Since the topic of discernment seems to almost rival “Euro-pride” this week, let’s keep hitting on that theme. In continuing to follow the blogosphere’s ongoing tussles over Intentional Disciples, I’d like to offer a quick reflection on the quality of trust, then let my commentariat take over, if they wish.
Trust is darned difficult to earn in today’s Church. I work hard at it. I try to maintain an openness and conduct parish conflict with the maximum diplomacy I can muster. After a few years, I begin to see tensions ease in the parish. I don’t think I’m telling tales out of school, but even in family situations, trust is such a long ramp upward to good relationships and it can so easily be damaged or destroyed.
Submitting one’s story of faith to the ears of another demands a strong level of trust. In my 80’s home parish, the famous/infamous Corpus Christi of Rochester NY, there was an attempt to develop a culture of trust, submission, discernment, and direction. The challenge there, for me in that decade, was that mutuality was lacking at times. The small group system developed and thrived there for awhile. Then it was time for me to move into the real world, and before they went into schism, I don’t really know how it landed from there. I do know that trust was strained at times, and outside of my circle of friends, I was very guarded. I knew that some people wanted to steer the community in the way they wanted to go; others disagreed, and sometimes we butted heads over it.
I’m convinced from what I’ve read from the ID people that discerning gifts is probably a very respectful process. In a way, it can be easier to discern with a total stranger. Try it with people who have an agenda with you or if you have an agenda with them. I tell you: it’s harder with the people with whom you live.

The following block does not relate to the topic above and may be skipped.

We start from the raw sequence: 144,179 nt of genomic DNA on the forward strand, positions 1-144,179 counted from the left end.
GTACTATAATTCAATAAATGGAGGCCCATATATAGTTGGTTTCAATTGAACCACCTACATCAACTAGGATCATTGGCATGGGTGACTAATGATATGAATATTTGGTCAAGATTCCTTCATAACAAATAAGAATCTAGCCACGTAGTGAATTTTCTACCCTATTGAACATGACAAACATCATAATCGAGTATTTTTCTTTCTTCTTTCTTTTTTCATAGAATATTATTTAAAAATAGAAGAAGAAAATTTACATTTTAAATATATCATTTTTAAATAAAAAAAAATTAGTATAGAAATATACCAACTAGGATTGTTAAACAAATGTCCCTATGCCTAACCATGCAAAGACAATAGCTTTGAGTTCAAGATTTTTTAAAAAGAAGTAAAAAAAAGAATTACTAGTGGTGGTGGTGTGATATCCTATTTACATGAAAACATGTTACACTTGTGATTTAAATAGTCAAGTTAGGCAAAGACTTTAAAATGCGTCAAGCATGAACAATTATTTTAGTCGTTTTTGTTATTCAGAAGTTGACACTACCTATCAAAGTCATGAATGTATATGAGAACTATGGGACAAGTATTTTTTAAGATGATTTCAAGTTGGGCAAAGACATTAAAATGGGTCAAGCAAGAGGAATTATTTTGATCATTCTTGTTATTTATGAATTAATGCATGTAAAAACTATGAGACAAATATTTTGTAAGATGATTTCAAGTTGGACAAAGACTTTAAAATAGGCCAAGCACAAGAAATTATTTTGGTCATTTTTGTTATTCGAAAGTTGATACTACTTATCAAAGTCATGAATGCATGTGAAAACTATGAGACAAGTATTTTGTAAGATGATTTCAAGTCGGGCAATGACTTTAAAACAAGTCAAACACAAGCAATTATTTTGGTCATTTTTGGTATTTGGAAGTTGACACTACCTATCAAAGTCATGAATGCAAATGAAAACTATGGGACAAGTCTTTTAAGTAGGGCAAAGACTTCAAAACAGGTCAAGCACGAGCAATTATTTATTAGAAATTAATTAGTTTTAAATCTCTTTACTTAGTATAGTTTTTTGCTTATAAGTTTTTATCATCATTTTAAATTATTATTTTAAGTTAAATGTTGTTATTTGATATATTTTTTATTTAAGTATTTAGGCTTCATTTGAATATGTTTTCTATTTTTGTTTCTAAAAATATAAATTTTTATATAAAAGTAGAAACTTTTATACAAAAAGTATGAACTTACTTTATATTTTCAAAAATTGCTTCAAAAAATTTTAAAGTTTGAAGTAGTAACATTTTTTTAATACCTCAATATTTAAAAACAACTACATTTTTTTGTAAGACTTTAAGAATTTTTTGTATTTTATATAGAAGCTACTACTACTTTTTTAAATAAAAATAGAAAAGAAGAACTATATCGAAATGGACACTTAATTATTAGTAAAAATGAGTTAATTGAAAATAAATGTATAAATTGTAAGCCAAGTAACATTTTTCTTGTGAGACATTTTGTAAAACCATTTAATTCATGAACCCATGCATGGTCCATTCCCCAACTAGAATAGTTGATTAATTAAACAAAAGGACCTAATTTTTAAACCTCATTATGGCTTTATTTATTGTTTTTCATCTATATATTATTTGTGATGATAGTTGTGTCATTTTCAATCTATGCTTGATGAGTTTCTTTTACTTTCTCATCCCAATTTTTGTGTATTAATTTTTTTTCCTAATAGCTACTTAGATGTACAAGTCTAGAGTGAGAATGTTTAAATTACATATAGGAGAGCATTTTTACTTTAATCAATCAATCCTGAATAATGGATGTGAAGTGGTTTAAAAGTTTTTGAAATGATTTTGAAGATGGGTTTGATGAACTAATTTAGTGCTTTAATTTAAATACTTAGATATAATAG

The social life dimension of the parish is often criticized, but I’m not so sure a strong social life doesn’t lay some good groundwork for trust. How else do people interact and begin to form the bonds of trust that would enable them to open up and share the experience of their faith lives with others?
I don’t have easy answers on the trust + discernment direction. It’s probably the pastor’s job to cultivate it. Parish leaders should be clued in to support the cultivation of trust: open meetings, welcoming of newcomers, minimal gossip, doing what one says one will do. Once that quality is well-sowed, I think people might be inclined to give the benefit of the doubt in really harrowing situations: major fund drives, intense personal sharing, and the like.
That feels grossly incomplete, but I’ll leave it to the readers to flesh it out, as you wish.